Insulated Ballet Needles

i notice that when I bend the insulated ballet needle, the insulation breaks and separates from the needle.This can be observe only under microscope with high magnification because the insulation is very thin and transparent. It is possible that I have bad lot but it is possible to be common problem.I think most of the electrologist here in Hairtell use Ballet insulated probes and maybe it is good idea to investigate that problem. Any feedback is much appreciated.


Whoa! I have no idea what type of needles have been used on me, but I’m getting the blend, and I’ve heard that insulated needles shouldn’t be used in the blend. Thank you for posting this; this is good info to know.

insulated needles are perfect for doing blend. There is no problem with using them

Page 232, in Chapter 16 “The Blend Method” in the book “Milady’s Hair Removal Techniques”, it says in the “DO’s & DON’TS” box,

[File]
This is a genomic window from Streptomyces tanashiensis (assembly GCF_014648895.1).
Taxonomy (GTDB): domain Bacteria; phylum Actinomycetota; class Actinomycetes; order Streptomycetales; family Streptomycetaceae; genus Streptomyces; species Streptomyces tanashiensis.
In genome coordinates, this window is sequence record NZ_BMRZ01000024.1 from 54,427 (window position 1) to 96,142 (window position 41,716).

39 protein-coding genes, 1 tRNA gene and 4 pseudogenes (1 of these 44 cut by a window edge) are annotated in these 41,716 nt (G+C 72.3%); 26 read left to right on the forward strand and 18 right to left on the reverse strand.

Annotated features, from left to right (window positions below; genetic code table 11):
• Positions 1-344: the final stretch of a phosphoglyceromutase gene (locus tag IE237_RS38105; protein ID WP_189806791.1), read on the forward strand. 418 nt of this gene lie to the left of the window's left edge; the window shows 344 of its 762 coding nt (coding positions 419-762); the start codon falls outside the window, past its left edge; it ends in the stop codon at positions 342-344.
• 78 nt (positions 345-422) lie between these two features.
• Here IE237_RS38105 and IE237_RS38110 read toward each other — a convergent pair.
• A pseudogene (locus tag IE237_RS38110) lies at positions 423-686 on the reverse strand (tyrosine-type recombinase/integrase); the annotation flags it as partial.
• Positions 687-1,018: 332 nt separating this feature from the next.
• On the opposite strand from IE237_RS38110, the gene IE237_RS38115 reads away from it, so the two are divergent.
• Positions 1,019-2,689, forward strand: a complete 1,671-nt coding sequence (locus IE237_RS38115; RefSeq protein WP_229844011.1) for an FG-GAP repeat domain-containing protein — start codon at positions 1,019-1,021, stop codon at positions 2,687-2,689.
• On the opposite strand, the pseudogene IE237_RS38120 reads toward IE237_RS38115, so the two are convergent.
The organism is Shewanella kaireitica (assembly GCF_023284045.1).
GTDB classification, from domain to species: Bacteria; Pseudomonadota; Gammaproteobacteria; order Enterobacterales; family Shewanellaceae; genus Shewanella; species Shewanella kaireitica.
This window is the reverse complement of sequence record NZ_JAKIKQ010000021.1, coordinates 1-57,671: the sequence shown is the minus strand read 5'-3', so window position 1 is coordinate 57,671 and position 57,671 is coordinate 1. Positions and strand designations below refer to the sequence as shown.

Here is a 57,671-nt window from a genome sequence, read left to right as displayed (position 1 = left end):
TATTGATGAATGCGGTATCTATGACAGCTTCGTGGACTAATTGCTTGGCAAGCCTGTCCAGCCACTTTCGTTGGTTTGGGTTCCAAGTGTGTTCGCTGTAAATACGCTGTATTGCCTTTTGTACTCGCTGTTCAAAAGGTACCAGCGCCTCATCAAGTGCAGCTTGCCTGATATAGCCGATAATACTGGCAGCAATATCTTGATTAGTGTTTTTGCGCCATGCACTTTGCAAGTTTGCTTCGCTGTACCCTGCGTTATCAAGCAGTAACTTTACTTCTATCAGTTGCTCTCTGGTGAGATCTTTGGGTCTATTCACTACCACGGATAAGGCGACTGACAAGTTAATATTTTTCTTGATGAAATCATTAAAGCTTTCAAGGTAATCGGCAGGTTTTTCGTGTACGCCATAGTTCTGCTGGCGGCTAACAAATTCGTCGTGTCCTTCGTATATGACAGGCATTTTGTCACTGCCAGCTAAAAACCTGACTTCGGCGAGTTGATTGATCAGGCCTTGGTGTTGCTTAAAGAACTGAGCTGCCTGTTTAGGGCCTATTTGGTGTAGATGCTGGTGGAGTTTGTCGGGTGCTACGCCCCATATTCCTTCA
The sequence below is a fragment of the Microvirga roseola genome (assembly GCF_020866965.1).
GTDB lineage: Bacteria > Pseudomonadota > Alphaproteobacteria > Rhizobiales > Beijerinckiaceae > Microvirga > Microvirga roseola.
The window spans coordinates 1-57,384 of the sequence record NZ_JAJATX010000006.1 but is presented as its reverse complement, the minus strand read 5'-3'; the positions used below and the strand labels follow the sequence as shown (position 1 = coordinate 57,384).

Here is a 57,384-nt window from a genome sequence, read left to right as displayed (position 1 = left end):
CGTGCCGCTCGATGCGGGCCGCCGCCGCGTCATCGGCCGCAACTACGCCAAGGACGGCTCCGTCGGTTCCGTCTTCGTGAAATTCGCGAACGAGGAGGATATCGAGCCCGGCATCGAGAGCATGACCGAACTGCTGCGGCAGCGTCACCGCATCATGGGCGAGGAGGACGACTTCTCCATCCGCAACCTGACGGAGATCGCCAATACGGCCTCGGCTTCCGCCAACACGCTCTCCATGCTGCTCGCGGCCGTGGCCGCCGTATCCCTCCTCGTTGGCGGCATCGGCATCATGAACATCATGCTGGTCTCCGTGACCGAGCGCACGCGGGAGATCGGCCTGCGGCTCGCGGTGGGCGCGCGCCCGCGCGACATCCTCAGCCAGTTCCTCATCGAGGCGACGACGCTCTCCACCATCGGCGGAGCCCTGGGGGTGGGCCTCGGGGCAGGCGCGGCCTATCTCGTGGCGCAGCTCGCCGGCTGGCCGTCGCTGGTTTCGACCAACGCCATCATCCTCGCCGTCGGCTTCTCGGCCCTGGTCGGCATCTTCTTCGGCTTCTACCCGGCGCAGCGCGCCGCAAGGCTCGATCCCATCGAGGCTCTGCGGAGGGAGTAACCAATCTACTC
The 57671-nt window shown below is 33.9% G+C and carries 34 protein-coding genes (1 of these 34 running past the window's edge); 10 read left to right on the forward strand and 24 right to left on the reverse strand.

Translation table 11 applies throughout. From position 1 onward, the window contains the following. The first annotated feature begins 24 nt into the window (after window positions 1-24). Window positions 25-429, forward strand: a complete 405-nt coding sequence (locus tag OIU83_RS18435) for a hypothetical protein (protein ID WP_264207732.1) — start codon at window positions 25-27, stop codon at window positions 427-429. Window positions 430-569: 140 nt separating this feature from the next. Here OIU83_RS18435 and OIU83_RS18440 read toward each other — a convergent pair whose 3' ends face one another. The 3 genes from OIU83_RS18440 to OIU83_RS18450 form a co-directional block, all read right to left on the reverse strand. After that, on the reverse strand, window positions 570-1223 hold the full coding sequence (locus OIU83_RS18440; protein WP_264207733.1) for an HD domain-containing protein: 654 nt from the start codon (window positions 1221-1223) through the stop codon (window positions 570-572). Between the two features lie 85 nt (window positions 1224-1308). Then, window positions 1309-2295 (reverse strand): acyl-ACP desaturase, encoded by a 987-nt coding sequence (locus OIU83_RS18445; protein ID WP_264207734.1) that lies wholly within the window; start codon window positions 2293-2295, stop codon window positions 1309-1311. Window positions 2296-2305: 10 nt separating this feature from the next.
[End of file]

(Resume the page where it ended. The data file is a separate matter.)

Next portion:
“Do not use noninsulated tapered needles.”

I guess I was thinking of galvanic electrolysis, and how the blend uses some galvanic current:

On page 224 of the same book, in the same type of text box, it says “Don’ts of Galvanic Electrolysis” “Do not use tapered or insulated needles.”

It also says on page 164, “For this reason, insulated probes are not preferred for the galvanic modality or the blend method.” This has to do with making sure the sebaceous gland is also killed (I think they may be referring to the bulge, although I’ve also heard that it is thought that stem cells are distributed throughout the entire follicle, not just in the bulge), because “the lye pattern differs with insulated probes”.

It also says, “There may also be some question as to the durability of the insulation on the probe and whether the lye produced by the galvanic current would break it down.”

I know you recommended this book in a previous post on Hairtell. I myself am not sure what to think about insulated probes being used in blend. I’m not an electrologist.


I confirm what Seana wrote:
“insulated needles are perfect for doing blend. There is no problem with using them”.

In fact I use Ballet insulated needles and Dectro insulated needles which are specifically designed for blend and galvanic modality.Electrologists must know how to use them.